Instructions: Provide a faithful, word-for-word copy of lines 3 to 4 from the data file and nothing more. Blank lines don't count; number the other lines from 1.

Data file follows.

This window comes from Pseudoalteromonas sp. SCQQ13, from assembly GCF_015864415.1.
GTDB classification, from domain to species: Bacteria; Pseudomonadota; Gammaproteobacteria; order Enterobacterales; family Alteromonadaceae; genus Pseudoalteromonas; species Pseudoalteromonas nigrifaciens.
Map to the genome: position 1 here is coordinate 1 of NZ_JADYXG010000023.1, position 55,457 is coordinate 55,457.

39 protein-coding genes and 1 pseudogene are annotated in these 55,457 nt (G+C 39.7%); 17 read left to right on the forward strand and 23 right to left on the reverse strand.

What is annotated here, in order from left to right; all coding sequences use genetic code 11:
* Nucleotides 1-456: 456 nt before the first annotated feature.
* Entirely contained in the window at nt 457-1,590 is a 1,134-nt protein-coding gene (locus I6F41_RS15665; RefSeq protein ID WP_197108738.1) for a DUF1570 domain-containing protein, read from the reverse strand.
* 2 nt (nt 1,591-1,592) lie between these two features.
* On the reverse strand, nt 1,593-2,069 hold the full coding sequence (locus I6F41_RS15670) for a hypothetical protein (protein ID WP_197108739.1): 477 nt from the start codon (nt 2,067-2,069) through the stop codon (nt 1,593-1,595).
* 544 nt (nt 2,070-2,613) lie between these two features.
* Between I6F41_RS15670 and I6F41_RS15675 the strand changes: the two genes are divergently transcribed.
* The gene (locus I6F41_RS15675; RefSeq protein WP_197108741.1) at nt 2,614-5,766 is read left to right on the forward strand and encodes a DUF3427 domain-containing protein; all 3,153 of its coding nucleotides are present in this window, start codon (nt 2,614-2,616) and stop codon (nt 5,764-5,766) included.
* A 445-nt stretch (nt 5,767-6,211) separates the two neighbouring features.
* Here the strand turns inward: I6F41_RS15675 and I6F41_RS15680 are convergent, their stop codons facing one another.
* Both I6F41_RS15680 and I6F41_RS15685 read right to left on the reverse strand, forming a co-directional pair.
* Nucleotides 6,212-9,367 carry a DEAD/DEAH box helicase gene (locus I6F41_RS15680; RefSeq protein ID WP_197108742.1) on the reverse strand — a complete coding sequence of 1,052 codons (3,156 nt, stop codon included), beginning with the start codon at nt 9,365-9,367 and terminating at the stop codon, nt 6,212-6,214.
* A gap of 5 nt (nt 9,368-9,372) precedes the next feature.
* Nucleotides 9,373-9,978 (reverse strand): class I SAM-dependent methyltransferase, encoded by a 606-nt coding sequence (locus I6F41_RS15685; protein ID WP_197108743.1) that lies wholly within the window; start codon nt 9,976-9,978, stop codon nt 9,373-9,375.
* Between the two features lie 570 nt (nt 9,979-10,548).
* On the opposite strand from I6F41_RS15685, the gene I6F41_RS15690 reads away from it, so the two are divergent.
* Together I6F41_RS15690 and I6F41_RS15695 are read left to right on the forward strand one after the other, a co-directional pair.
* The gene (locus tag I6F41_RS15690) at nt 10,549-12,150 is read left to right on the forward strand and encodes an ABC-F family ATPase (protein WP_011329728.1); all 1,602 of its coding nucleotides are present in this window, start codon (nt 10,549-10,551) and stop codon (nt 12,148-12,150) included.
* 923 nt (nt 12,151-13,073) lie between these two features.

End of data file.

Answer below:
Map to the genome: position 1 here is coordinate 1 of NZ_JADYXG010000023.1, position 55,457 is coordinate 55,457.

39 protein-coding genes and 1 pseudogene are annotated in these 55,457 nt (G+C 39.7%); 17 read left to right on the forward strand and 23 right to left on the reverse strand.